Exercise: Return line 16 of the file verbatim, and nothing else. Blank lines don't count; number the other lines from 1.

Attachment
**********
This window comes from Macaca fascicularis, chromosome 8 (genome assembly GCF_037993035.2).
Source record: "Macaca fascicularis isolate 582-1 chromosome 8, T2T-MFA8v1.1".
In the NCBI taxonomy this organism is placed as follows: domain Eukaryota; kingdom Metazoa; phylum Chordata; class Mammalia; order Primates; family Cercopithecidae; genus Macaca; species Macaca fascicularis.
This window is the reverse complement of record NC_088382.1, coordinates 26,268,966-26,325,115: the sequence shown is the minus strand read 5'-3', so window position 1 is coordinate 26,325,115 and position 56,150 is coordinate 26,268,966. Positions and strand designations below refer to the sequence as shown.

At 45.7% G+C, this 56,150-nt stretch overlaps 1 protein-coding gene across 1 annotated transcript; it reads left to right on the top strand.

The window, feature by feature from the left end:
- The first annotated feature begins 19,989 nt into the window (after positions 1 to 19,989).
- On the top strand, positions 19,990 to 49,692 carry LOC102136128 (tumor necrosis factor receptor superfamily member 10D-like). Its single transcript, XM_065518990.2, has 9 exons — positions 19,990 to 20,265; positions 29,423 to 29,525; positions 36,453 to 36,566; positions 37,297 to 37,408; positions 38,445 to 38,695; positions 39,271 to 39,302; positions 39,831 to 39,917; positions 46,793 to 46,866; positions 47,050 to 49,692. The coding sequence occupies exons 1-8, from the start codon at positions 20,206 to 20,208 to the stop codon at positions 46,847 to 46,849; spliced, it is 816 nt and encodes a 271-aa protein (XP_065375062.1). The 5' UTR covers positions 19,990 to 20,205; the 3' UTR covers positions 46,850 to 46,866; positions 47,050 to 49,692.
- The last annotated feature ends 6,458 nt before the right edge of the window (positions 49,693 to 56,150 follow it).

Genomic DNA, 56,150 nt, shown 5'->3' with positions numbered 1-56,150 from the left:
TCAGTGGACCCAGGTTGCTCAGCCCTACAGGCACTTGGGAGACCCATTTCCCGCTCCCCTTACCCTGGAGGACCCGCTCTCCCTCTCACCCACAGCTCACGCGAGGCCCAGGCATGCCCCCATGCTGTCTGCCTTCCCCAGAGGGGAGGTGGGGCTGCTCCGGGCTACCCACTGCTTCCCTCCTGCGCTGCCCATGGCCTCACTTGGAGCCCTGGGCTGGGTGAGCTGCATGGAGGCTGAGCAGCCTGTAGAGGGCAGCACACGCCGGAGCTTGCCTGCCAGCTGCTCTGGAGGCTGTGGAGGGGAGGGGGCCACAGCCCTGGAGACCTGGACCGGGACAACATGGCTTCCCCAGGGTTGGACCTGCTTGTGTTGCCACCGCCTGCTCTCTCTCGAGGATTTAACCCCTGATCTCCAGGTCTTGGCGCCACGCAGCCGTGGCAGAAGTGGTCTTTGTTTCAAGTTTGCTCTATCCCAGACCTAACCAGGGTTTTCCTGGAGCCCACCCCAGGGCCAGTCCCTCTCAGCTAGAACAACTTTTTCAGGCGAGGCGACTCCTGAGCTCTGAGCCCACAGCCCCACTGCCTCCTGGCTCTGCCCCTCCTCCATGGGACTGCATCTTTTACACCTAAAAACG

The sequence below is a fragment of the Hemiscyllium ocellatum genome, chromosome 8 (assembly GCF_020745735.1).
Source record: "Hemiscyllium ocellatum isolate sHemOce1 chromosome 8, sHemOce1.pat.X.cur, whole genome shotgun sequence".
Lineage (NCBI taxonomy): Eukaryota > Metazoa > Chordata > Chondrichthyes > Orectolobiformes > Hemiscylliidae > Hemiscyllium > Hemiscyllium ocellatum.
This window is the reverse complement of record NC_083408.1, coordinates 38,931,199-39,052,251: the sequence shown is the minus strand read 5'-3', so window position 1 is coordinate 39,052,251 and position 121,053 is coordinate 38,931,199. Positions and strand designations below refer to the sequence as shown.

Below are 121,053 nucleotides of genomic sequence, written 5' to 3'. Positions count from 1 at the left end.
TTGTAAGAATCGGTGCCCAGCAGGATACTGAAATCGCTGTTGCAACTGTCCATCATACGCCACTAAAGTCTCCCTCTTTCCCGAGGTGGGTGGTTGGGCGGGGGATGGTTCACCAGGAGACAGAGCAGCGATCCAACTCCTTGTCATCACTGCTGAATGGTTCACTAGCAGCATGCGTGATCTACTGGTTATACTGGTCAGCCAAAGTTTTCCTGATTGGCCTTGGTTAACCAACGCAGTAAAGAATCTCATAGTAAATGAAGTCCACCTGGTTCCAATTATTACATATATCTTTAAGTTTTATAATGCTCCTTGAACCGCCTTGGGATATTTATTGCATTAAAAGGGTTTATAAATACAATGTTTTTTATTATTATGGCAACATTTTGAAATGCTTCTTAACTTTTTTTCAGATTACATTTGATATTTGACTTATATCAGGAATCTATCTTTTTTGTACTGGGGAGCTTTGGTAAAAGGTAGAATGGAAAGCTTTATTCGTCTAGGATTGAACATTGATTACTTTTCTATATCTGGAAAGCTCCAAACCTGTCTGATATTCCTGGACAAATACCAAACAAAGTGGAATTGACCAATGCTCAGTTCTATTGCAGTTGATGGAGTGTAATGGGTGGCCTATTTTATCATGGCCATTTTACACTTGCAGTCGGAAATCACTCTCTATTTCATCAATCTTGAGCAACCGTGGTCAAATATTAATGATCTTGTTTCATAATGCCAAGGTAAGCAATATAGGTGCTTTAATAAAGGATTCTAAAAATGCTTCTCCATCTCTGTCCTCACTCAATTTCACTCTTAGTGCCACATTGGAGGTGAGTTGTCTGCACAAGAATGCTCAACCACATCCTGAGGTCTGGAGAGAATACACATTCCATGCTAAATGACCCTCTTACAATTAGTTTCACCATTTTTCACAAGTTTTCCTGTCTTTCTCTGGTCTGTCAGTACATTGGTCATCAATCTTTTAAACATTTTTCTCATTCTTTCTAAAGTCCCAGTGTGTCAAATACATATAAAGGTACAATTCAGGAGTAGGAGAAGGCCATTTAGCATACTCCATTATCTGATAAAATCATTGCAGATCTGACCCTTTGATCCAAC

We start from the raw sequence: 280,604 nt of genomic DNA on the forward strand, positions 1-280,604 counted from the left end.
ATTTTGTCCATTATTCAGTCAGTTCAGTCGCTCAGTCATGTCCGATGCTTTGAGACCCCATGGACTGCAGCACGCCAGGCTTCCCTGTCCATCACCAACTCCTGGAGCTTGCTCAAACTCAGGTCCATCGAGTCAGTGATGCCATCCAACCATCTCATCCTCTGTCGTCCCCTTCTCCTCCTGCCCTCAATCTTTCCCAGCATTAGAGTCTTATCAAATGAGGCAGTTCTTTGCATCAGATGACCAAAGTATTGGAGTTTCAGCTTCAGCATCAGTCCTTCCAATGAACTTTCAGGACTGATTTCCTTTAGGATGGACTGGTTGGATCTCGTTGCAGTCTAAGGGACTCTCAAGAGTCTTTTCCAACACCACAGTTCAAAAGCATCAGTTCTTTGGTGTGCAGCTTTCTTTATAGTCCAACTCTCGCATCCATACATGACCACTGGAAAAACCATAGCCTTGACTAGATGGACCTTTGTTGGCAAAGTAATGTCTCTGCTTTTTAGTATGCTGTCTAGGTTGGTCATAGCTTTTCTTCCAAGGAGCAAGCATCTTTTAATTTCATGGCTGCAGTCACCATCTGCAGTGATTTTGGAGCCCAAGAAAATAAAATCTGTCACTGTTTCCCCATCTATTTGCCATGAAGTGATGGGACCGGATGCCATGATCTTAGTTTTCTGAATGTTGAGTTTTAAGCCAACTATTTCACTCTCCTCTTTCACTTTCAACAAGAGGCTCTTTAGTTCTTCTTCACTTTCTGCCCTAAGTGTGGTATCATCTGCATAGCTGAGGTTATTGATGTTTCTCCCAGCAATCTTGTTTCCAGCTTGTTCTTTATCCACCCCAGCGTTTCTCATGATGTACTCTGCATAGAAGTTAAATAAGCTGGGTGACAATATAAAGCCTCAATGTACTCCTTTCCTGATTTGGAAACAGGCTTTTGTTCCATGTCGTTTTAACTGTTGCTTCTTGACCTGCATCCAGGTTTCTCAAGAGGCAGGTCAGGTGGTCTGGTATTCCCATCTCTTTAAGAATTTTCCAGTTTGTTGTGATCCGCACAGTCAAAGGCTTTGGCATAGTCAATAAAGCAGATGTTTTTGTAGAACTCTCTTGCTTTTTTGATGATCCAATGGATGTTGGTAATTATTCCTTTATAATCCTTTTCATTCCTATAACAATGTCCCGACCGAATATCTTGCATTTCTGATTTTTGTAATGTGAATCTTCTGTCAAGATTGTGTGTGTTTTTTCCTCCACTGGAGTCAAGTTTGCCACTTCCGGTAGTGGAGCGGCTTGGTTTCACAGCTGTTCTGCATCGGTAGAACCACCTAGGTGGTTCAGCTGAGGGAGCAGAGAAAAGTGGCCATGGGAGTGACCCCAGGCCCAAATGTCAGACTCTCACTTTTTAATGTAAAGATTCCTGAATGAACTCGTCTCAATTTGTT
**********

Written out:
Below are 121,053 nucleotides of genomic sequence, written 5' to 3'. Positions count from 1 at the left end.